Mixed reality Star Wars Jedi training quadcopter
Michael Moon and Stephen Dodds at Juuk Inc., are making the first real-life Star Wars Jedi Training Drone. Their smart quadcopter uses computer vision and artificial intelligence to locate, track, and decide when to shoot the player. The drone even knows when you blocked the light beam with the light saber! They removed the remote control from the equation altogether. You just open their app, choose the game, press Start, put your phone in your pocket, and start playing!
The Jedi Training game will be a lot of fun, but that is only the beginning. I have been told that they are working on a second game that trains you how to box like Ali. Because the drone’s API is simple and easy to use, developers can use their imagination to make any kind of games that they can dream up. The team just launched their developer kit on Kickstarter, and they are looking to attract enthusiasts, beta-testers, and developers to create an ecosystem before they launch the consumer product. There will be an app marketplace where developers can share and sell their games.
The developer kit’s base is a readily available off-the-shelf drone like the Fayee FY560, or Syma X8SW (final choice is still TBD). Juuk removes the quadcopter’s electronics. In its place they put the SP Racing F3 flight controller, a small Linux computer, an Arduino, a downwards camera for optical flow, sonar sensor for height tracking, a forwards facing camera for tracking the player, and a whole lot of smart software to make it all work together. This approach has some positives and some negatives. One downside of modifying an off-the-shelf drone is that they use a need to attach an extra sensor-box to the bottom of the drone in order to fit in all their tech. The positive side of using off-the-shelf components is that they do not run into the problem of delivering late due to manufacturing – as so many drone startups have done before them.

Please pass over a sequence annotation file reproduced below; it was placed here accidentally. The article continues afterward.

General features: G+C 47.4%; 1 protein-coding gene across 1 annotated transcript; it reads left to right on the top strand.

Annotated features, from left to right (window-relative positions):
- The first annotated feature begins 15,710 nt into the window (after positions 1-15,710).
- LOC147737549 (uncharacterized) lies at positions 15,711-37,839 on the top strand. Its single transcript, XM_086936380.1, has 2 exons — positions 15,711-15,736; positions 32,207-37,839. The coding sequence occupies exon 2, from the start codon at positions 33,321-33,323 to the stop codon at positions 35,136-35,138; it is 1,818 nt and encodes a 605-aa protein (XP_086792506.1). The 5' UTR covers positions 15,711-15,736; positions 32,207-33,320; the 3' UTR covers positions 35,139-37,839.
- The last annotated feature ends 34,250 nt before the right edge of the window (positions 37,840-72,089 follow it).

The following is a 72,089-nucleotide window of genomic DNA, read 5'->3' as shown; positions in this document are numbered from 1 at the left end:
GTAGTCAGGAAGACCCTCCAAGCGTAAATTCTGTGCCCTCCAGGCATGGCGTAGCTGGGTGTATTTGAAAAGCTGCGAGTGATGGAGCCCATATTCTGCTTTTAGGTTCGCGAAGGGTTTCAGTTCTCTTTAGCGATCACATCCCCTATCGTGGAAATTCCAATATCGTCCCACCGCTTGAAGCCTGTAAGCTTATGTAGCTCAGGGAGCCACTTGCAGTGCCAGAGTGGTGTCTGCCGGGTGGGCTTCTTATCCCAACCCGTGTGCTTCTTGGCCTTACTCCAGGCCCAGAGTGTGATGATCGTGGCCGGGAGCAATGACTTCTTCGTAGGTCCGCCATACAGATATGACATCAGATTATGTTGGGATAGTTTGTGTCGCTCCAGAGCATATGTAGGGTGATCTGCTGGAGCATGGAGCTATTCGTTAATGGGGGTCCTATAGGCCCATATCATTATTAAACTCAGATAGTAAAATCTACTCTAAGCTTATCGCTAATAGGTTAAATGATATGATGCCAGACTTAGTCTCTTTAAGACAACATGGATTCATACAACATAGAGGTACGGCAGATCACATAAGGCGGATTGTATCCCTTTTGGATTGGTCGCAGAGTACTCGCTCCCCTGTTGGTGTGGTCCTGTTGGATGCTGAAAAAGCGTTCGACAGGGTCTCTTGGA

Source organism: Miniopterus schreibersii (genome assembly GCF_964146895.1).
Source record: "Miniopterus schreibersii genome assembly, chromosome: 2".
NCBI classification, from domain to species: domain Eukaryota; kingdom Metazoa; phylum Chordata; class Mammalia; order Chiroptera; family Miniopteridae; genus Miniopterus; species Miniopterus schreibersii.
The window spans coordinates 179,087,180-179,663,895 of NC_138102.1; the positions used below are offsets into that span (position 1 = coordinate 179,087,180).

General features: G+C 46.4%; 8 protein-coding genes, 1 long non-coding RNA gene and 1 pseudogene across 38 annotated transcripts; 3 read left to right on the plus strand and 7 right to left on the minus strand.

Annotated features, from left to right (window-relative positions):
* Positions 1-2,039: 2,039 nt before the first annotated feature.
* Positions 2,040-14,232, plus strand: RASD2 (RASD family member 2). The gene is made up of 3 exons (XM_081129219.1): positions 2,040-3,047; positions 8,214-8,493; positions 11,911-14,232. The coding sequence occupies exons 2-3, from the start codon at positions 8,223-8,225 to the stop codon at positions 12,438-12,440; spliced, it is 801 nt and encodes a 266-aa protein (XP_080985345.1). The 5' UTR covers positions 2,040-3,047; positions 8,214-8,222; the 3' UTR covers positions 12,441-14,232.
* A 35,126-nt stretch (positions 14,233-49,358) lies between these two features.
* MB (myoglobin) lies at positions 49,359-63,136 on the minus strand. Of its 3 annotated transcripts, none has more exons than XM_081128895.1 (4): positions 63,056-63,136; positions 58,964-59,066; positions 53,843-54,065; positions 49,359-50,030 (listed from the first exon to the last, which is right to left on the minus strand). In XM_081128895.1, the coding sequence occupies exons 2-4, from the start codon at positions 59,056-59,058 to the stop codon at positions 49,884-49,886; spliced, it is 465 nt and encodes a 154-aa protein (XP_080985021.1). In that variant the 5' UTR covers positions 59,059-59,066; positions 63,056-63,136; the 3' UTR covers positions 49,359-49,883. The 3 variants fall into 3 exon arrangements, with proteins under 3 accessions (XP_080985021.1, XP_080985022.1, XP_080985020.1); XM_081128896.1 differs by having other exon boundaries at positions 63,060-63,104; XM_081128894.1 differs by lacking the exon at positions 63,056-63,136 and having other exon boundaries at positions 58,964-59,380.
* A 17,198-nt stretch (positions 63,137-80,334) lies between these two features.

They do, however, still have plenty of work cut out for them before delivery. The API needs to be tested and refined so that both novice and seasoned developers can easily make new games. And, they want to make sure the games delivered with the drone are really fun out of the box, so that developers have good examples to go off of. Overall, I am really excited about this new take on quadcopters. And I hope plenty of people support the campaign to make the product come to life. I can’t wait to play with it and have a go at making some games!!